Will the Federal Reserve really “taper” off its easy money policy? The stock market has already reacted, with dividend-paying stocks leading the selling: The Dow Jones Utility Average is now flat for the fourth quarter, after being up better than 5 percent through mid-November.
Ironically, despite their reputation, utility stocks have shown no real correlation with benchmark interest rates since the 1980s for more than a few weeks.
In fact, utilities are still well in the black for 2013, despite a 63.8 percent rise in the benchmark10-Year Treasury Note Yield. And despite a lot of conjecture, the Fed has yet to take any action that could be remotely described as “tapering.”
Retreats in utility stocks have sometimes been a warning of broader market selloffs to come. This one, however, has brought out patient, long-term money.
Warren Buffett’s Berkshire Hathaway (NYSE: BRK/B) continues to close in on the purchase of NV Energy (NYSE: NVE). This week, Canadian utility giant Fortis Inc (TSX: FTS, OTC: FRTSF) announced a $2.5 billion all-cash purchase of Arizona-based UNS Energy Corp (NYSE: UNS).
Fortis’ first foray into the US was the $969 million all-cash buyout of the former CH Energy. That deal was completed in June, after winning approval of New York regulators in exchange for a rate freeze.
At this point, it looks like Fortis should be able to get the UNS deal done by the end of 2014. Arizona has evolved into a favorable regulatory environment the past few years. Meanwhile, the Federal Energy Regulatory Commission and Committee on Foreign Investment in the US should sign off quickly, as they did with the CH deal.
The $60.25 per share purchase price is a premium of better than 30 percent to UNS’ pre-deal price. It’s also a multiple of better than 2.2 times book value. And Fortis’ management has almost certainly also factored in rate concessions and possibly an additional sweetener for shareholders to ensure a yes vote.
That’s a pretty strong vote of confidence in UNS’ value. Because this deal is all-cash, the value is both locked in and limited. But investors who continue to hold on will earn a return of roughly 6 percent, including a likely four quarters of dividends, as long as the deal does close.
Fortis hit a new 52-week low on the takeover news, not an unusual development for an acquirer paying a large premium. It now trades at 1.36 times book and a yield of 4.3 percent paid in Canadian dollars, raised 3.2 percent earlier this month.
The takeover is large relative to Fortis’ pre-deal size, boosting total assets by 33.5 percent. It increases regulated operations’ share of total assets to 92 percent, with 55 percent in Canada and 34 percent in the US. The Arizona operation is also growing faster than the company’s Canadian divisions.
Like all utilities, Fortis is an invest-to-grow story. And this deal will help the company reach the goal of compound annual rate base growth of better than 7 percent. That in turn is the primary fuel for continued profit and dividend growth going forward. And this deal reduces risk as well by adding a new regulatory jurisdiction and region.
This isn’t likely to be Fortis’ last acquisition in the US. And the lower utility stocks are pushed by interest rate worries in the near term, the greater the inducement for new deals from a host of potential suitors.
Ripe for the Picking
PNM Resources (NYSE: PNM) is one potential target, trading at little more than book value despite being on track for solid growth. Management is guiding toward full-year 2014 earnings per share of $1.42 to $1.52, supporting the recently announced 12 percent dividend increase. The company also affirmed its on track to meet previous 2013 full-year guidance of $1.35 to $1.41.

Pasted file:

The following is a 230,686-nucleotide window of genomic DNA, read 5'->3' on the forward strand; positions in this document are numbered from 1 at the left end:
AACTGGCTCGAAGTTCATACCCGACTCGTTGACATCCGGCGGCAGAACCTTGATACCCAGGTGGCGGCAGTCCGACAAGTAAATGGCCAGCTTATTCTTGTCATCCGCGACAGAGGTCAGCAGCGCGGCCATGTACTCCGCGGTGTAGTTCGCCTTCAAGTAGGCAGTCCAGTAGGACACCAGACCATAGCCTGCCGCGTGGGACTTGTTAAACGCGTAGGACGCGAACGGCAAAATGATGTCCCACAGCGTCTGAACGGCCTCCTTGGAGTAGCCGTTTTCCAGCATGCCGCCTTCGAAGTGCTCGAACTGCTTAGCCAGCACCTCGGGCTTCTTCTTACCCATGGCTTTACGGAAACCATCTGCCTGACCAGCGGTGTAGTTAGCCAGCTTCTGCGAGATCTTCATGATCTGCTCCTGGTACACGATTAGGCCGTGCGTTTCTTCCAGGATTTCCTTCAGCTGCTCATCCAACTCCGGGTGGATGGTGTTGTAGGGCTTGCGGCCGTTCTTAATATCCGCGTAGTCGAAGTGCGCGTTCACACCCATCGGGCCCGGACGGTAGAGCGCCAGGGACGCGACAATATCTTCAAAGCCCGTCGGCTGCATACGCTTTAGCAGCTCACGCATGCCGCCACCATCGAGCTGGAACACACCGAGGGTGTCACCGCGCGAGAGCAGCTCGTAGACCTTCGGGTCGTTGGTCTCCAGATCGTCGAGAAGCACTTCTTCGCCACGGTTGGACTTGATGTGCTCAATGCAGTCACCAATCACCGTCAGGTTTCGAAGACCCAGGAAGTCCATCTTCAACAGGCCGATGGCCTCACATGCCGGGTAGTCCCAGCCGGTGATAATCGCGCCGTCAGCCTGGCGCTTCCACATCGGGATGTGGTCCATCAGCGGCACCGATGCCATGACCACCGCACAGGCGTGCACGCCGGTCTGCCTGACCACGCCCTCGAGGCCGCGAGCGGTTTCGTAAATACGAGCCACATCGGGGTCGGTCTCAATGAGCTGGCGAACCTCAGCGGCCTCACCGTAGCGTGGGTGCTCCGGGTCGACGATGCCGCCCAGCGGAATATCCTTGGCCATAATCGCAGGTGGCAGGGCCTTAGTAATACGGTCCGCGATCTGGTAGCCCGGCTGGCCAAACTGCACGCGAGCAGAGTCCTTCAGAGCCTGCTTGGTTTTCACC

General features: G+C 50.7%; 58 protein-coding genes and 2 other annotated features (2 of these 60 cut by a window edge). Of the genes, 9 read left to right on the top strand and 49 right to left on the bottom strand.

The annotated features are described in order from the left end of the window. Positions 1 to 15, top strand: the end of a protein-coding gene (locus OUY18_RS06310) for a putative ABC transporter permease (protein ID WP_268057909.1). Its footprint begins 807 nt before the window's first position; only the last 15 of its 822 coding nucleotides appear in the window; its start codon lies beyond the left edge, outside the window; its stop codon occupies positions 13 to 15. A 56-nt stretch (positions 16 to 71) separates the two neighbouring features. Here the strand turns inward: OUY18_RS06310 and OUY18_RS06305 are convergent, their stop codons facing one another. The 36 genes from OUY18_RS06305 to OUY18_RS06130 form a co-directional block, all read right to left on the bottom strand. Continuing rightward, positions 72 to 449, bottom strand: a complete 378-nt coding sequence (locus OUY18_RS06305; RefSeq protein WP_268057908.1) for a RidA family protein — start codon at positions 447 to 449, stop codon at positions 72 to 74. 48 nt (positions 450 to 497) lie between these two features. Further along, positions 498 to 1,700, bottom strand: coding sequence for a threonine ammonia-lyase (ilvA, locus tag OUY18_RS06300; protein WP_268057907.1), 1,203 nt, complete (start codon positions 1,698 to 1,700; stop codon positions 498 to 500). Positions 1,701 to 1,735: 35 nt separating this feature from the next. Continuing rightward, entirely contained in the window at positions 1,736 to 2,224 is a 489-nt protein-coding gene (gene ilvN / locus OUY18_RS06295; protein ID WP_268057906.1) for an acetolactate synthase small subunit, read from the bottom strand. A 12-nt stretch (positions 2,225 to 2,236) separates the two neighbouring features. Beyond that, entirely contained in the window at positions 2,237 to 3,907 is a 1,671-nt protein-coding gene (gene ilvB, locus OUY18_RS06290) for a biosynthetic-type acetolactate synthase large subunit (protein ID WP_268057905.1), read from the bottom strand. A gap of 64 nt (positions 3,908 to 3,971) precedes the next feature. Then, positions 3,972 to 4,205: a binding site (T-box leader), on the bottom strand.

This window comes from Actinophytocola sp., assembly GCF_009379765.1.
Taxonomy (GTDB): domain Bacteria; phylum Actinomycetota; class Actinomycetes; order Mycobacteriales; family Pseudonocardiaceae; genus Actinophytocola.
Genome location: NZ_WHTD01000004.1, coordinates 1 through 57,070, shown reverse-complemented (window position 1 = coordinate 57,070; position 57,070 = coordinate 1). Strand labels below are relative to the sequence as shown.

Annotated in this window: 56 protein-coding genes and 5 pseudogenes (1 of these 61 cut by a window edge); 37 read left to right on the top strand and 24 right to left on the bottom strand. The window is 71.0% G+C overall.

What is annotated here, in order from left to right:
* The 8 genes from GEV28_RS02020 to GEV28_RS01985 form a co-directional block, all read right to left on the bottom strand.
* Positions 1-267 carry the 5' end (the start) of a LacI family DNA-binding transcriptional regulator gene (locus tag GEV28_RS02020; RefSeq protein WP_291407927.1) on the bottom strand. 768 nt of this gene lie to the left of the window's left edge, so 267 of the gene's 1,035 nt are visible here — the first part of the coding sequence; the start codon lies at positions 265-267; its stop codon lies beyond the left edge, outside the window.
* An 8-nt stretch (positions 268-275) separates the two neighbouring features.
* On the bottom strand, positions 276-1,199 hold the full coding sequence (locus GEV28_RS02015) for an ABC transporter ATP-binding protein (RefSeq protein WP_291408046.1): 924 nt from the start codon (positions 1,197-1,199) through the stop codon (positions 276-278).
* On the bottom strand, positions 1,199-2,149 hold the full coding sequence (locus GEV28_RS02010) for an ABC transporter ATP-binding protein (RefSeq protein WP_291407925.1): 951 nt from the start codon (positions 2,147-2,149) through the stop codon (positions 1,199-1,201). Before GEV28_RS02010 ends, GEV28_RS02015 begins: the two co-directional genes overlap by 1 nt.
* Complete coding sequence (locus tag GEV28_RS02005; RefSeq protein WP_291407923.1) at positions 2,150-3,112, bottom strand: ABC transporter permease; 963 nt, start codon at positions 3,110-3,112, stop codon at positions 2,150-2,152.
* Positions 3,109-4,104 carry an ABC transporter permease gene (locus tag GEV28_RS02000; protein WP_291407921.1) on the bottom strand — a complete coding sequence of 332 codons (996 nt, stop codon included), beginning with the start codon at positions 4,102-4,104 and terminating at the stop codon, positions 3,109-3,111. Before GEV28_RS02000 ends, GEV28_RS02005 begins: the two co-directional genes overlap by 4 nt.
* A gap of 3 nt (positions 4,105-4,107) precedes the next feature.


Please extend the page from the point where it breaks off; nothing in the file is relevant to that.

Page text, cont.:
Utility capital spending growth underlies those projections. Texas customer growth is expected to average roughly 1 percent to 2016, with New Mexico somewhat less. But the company is also asking state regulators’ permission to retire two older coal-fired stations, recover $205 million in undepreciated power plant assets and to bring its share of unit three of the Palo Verde nuclear power plant into rate base.
Palo Verde is majority owned and operated by Arizona’s Pinnacle West (NYSE: PNW), itself a takeover target though its larger size ($5.81 billion market capitalization) will likely require a bigger buyer than Fortis.
Operating performance has improved markedly over the past decade, with most output sold into wholesale markets. Adding it to rate base would further stabilize PNM’s earnings. So would approval to build a 177-megawatt gas peaker plant and 40 MW of solar.
During the 2014 forecast conference call, Chairman, President and CEO Pat Vincent-Collawn stated he expects Arizona regulators to make their decision in the case by early next autumn.
In the meantime, Palo Verde is fully hedged for 2014, eliminating risk to volatile wholesale markets in the Southwest so long as the transfer to regulated rate base is successful.
PNM’s great task remains strengthening its balance sheet. But the volatile unregulated operations are gone. The company is set to refinance its 9.25 Percent Notes of May 2015 with cash. And it expects to cover its $2.1 billion in planned five-year capital spending without issuing stock.
Prospective suitors may wait until New Mexico regulators rule on Palo Verde and other capital spending issues are resolved. But PNM does meet the most important test for any takeover target: It can grow earnings, boost dividends and strengthen its balance sheet, even if no one ever makes an offer. I rate the stock a buy up to 24.
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